Iraq: Breaking The Cycle


August 29, 2007: The Western media has generally ignored what is really going on in Iraq. Rather than see what Iraqis, and U.S. troops are actually dealing with, an attempt by the Sunni Arab minority to win back power via a terror campaign, Western journalists and politicians ran with the "Western imperialism" angle. Very 19th century, but an illusion that even many Moslems in the region quickly discarded. The thousands of dead Moslems, victims of Islamic terrorists, horrified those closest to the carnage. Also getting little attention from the media was the dynamics of how Sunni Arab neighbors of Iraq (mainly Syria, Jordan and Saudi Arabia) provided varying degrees of support for the terrorists. That support is waning, now that it's clear how reviled the terrorists are. Al Qaeda went to war in Iraq, and lost. Ask any Iraqi, or American soldier there. But that's not news back home.

What is news is the political infighting among the Shia factions. This recently erupted into a major battle during religious festivities in Karbala, as members of the Badr and Sadr militias fought each other over who would run the show. Over a million pilgrims are in the city to observe the birthday of a major religious figure. The clergy told the pilgrims to leave, as the fighting left over fifty dead, and hundreds wounded. The Badr and Sadr militias are the two major groups backed by Iran. But not controlled by Iran, at least not as much as Iran would like. The problem is the one that crops up all over the region. There is still a tradition of warlordism, and using guns rather than negotiations, to settle political disagreements. On top of all this, there is the religious angle. A minority of Iraqis don't want democracy, but rather the rule of a religious dictatorship, as in Iran. But there is no agreement on who shall run this. There are two major Shia factions, represented by the Badr and Sadr (Mahdi Army) groups. The leaders of each of these organizations wants to occupy the senior government posts of an Iraqi (Shia) Islamic State. But al Qaeda wants a Sunni Iraqi Islamic state. This is strenuously opposed by over 90 percent of Iraqis, who equate al Qaeda with intolerance against Shia Moslems, and persecution of the Kurds (for not being religious enough, and not being Arab at all).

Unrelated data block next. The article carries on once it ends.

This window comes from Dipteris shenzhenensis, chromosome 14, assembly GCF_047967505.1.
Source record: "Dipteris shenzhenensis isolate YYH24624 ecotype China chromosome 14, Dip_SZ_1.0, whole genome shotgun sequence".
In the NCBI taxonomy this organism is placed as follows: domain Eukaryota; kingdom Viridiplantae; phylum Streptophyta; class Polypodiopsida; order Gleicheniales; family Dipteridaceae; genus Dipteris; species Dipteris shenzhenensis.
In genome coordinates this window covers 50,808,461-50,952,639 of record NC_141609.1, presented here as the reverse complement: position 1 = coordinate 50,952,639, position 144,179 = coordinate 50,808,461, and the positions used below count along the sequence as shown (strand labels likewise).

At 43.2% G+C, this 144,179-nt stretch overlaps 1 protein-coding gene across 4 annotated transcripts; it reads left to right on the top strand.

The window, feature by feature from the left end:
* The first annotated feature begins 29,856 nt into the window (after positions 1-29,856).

And then there's that old constant, the corruption. Those contending for the leadership of an Iraqi religious dictatorship know that, if they win, they will have a license to steal. That's what the Iranian clergy have done, and they are hated for it by most Iranians. But it is also noted that, since the Iranian clergy established their dictatorship over two decades ago, they have created an efficient police state that has made removal of the tyrants very difficult.

It's these corrupt dictatorships in the region that breed terrorism. In fact, if you check the history of the region, you'll note that this has been going on for centuries. Time to break the cycle, which is never an easy or pleasant event. But U.S. and Iraqi troops are dealing with the terrorism angle. Al Qaeda is being chased all over central Iraq and, while this is not new, it is much appreciated in Iraq, there have been far fewer terror attacks of late. The terrorists have been forced to spend most of their energy avoiding death or capture. But they are getting caught or killed. But American troops can do little about the corruption, although they may be called in by the government to help disarm, or at least contain, the Shia militias.




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